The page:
Saturday, March 17, 2012

Exoplanets and their Host Stars Course

Over the last week I have been at the Exoplanets and their Host Stars STFC course in Oxford. Since officially starting my PhD in October this was my first field trip, if you will, to meet with other astrophysicists and get a face to face update on what we are learning and discovering as we work. I was amazed to discover the breath of information we can gleam from one continuous data set, like those obtained by the Kepler mission. From the structure of the interior of the star, to activity on the surface, and out to the planets that orbit it.  
The course was intense; it has been a long time since I had to sit down in lectures all day, however, for the most part with the help of caffeinated beverages I made it through. The key to an engaging presentation, it seems, is pure enthusiasm and love for the work that you do. It is these presentations where I truly feel I have learnt something and in particular during this course, from Don Kurtz and Bill Chaplin who spoke about Asteroseismology, increasing my awe at what we can observe from so far away. If you go on a course like this, which to some extent is specilized, it is important that you do not just focus on those subjects that you specifically work on. This course introduced to me the extent at which our understanding of other physical process appear in our data and how we need to incoroprate all of this knowledge in order to produce the full picture.

We were all lucky enough to have a dinner on the Thursday night at All Souls college in Oxford. Unfortunately the organizer forgot to tell us before that there is a strict dress code, and it was quite an experience to walk into one of the most prestigious colleges at Oxford surrounded by people in jeans and tee shirts. It was a fantastic meal and the tradition of passing around a bottle of port at the end of the meal until it has all gone is a great one. We then headed out to the town and that is where my memory of the, what I am told was a great night, ends. However, some pictures and stories the next day seem to have filled in most of the gaps.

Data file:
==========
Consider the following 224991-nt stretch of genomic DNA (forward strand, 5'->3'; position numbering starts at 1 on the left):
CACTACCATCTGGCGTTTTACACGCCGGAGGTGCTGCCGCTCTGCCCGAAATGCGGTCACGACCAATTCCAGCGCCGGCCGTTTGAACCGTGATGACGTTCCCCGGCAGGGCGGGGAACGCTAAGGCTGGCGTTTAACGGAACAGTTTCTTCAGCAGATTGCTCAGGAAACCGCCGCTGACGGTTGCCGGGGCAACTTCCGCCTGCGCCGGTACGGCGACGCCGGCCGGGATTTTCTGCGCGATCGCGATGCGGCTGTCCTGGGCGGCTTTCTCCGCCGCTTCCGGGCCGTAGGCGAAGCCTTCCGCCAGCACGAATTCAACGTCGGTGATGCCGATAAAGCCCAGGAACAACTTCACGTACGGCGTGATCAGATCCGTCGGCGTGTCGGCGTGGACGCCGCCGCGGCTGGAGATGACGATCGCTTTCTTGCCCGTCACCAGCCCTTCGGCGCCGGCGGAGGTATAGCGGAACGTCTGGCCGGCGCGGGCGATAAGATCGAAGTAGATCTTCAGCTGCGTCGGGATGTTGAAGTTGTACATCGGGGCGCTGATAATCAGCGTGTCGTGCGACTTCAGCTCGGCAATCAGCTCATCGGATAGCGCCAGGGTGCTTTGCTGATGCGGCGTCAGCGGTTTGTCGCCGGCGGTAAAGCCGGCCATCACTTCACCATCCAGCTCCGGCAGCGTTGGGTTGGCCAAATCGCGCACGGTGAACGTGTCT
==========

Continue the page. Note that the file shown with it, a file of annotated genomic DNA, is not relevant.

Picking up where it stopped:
During the week we also split up into groups to do our own projects which we then had to present to the rest of the course participants. I and a number of others worked with Neale Gibson and Steve Roberts on Gaussian Processes a subject that is still way over my head. I bit the bullet and introduced our presentation hopefully giving everyone a much dumbed down version of what we had been told during a lecture by Steve Roberts earlier in the week. I was then able to hand over to other members of the group who had applied it to their data demonstrating how it could be useful for all participants to look at. I am greatful for the oportunity to work on it for the four hours we were given with people who know it best. I fully intend to use it in the near future, but I think four hours of working on it will never have given me a full understanding, though it was a good start. 

I am now very much looking forward to the National Astronomical Meeting at the end of the month in Manchester where I am presenting a poster.